Realizing you’ll spin my statement, I corrected it to have the intended meaning that both you and your friend Jon will be able to understand.

  13. Dan Chmielewski
    December 10, 2007 at 11:03 am

    Matt —
    Here’s a direct quote from Jon’s commentary in today’s Flash Report which pretty much proves RHackett’s point:

    “I wish Steyer would give all of his money to charitable causes, instead of working to elect left wingers like Hillary, would would forcably take money from one American so that goverment can “give” it to another. ”

    Jon is misrepresenting Left wingers and Hillary Clinton in this little screed. Jon had no problem accepting a government paycheck and the most liberal of “vacation” policies on the Sheriff”s payroll to do politicking. Statements like these are made by him all the time. You’d think that all Dems do is raise taxes.

  14. December 10, 2007 at 4:48 pm

    If you believe the government is exercising force to collect taxes it is only because you have sought to live in our nation and have tacitly agreed to the conditions set forth in that document.

    RHackett, you mistake our implicit consent to live by duly-passed laws as meaning that taxes are voluntary.

    They aren’t.

    If you don’t pay them, you go to jail. If they were voluntary, nothing would happen to us if we decided we didn’t want to fork over a portion of our wealth. Why is that so difficult to understand?

    As for Jon’s former job: how many information officers do you think the OCSD is allowed to have (since you’ve made yourself the arbiter of that subject)? One? So anything over that is verboten? What if Jon had been that one PIO? Would he still be a hypocrite in your book? If he’d been a liberal extolling the virtues of government and taxation, would you be lambasting him?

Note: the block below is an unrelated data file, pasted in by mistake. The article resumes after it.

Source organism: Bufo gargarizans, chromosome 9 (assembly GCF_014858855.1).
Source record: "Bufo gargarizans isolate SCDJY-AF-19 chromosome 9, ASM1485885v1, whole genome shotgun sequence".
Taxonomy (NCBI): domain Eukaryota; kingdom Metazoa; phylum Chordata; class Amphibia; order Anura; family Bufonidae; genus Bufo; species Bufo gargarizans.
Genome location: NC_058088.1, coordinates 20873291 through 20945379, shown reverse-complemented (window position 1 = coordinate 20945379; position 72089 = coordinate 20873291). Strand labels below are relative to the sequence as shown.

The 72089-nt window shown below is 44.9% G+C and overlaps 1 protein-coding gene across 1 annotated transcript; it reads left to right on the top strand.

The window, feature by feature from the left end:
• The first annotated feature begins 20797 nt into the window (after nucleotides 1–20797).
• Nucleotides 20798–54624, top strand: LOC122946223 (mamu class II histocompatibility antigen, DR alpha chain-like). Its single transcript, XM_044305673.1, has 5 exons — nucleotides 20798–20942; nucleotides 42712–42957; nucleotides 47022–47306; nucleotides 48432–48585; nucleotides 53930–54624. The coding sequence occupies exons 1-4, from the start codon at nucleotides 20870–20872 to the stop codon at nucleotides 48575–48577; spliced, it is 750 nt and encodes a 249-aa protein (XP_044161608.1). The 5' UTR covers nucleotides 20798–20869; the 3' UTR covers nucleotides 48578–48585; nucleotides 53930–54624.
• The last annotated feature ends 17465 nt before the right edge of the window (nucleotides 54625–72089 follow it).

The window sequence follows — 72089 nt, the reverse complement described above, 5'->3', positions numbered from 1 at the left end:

Face it: you’ve advanced this cockamamie standard that a government employee can’t criticize government if that critique is informed by a small government, low taxes philosophy. You’ve created it to give an intellectual veneer to your jabs at Jon.

  15. December 10, 2007 at 5:00 pm

    Dan:

    I think Jon is talking about transfer payments so beloved of liberals.

    Conservatives are critical of overly-generous pay, pension and benefits for public employees, but we don’t argue that government employees shouldn’t get paid, have benefits or receive a pension.

    But most Americans aren’t government employees (thank God), so it’s an entirely different matter when one is talking about talking money that I earned and giving to someone who didn’t earn it, just because some people in government have decided the other guy needs it more than I do.

  16. RHackett
    December 10, 2007 at 5:06 pm

    As for Jon’s former job: how many information officers do you think the OCSD is allowed to have (since you’ve made yourself the arbiter of that subject)? One? So anything over that is verboten? What if Jon had been that one PIO? Would he still be a hypocrite in your book?